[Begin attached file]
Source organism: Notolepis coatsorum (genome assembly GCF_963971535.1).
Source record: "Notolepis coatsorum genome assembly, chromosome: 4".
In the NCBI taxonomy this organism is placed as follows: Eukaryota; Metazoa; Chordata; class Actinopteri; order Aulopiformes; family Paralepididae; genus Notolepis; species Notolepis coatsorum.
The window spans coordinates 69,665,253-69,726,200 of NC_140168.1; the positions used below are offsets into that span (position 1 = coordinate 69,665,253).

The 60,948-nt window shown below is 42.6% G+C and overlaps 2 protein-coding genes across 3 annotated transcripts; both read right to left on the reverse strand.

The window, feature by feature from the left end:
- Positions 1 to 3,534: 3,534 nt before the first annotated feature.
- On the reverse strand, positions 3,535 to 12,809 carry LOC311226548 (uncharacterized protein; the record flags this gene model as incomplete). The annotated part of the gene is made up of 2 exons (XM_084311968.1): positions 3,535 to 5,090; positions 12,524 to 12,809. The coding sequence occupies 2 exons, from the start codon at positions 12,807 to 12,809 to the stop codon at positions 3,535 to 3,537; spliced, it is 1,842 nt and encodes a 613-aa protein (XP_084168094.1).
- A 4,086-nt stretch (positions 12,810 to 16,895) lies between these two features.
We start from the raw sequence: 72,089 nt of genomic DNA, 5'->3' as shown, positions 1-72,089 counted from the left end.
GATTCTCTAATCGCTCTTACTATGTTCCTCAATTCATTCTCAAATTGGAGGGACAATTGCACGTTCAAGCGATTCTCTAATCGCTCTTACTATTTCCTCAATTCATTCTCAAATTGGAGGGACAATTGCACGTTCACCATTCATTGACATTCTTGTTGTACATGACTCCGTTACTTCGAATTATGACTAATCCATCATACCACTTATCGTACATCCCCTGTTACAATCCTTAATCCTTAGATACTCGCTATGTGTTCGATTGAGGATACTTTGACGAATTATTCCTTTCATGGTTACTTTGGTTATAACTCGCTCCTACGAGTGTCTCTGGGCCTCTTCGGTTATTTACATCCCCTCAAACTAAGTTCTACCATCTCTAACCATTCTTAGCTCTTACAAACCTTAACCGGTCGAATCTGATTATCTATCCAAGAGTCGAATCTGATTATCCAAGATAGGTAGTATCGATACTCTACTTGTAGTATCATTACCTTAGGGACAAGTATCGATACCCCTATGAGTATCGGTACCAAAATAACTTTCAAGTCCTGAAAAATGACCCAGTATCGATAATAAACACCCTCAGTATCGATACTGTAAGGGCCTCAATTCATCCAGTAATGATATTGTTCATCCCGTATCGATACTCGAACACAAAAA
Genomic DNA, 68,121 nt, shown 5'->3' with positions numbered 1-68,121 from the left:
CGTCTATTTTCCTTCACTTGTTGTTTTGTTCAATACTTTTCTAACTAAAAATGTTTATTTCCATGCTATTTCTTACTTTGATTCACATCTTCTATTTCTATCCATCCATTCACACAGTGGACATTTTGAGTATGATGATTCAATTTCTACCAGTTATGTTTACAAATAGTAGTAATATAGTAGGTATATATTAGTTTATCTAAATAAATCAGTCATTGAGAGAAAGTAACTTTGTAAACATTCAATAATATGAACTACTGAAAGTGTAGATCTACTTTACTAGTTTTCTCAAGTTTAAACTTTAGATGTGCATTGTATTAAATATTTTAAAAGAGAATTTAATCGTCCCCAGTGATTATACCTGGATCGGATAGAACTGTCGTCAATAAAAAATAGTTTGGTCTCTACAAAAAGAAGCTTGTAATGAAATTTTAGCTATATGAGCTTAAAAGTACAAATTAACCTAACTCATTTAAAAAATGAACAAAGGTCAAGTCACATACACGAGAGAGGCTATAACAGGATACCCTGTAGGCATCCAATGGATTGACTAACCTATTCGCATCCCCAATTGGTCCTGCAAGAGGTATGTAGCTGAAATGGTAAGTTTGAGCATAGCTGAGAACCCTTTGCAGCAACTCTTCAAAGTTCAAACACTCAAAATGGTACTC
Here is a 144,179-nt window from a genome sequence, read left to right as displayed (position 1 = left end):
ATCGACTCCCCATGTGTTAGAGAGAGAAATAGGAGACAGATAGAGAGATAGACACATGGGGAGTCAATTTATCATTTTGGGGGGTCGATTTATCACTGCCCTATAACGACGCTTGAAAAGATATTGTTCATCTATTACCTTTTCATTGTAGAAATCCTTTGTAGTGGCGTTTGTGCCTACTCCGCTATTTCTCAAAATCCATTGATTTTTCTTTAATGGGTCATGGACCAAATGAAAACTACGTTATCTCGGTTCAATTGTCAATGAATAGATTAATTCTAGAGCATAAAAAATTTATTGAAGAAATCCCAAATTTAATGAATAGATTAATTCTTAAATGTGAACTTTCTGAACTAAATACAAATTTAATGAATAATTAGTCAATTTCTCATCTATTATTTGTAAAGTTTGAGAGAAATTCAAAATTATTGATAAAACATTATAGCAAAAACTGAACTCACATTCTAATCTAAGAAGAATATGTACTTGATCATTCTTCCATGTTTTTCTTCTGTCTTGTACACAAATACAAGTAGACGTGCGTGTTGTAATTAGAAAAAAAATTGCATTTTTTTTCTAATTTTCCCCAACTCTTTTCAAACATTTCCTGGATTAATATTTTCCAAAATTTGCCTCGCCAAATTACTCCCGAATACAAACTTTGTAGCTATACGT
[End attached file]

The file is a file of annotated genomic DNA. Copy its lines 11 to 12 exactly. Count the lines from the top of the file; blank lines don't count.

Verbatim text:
GATTCTCTAATCGCTCTTACTATGTTCCTCAATTCATTCTCAAATTGGAGGGACAATTGCACGTTCAAGCGATTCTCTAATCGCTCTTACTATTTCCTCAATTCATTCTCAAATTGGAGGGACAATTGCACGTTCACCATTCATTGACATTCTTGTTGTACATGACTCCGTTACTTCGAATTATGACTAATCCATCATACCACTTATCGTACATCCCCTGTTACAATCCTTAATCCTTAGATACTCGCTATGTGTTCGATTGAGGATACTTTGACGAATTATTCCTTTCATGGTTACTTTGGTTATAACTCGCTCCTACGAGTGTCTCTGGGCCTCTTCGGTTATTTACATCCCCTCAAACTAAGTTCTACCATCTCTAACCATTCTTAGCTCTTACAAACCTTAACCGGTCGAATCTGATTATCTATCCAAGAGTCGAATCTGATTATCCAAGATAGGTAGTATCGATACTCTACTTGTAGTATCATTACCTTAGGGACAAGTATCGATACCCCTATGAGTATCGGTACCAAAATAACTTTCAAGTCCTGAAAAATGACCCAGTATCGATAATAAACACCCTCAGTATCGATACTGTAAGGGCCTCAATTCATCCAGTAATGATATTGTTCATCCCGTATCGATACTCGAACACAAAAA
Genomic DNA, 68,121 nt, shown 5'->3' with positions numbered 1-68,121 from the left: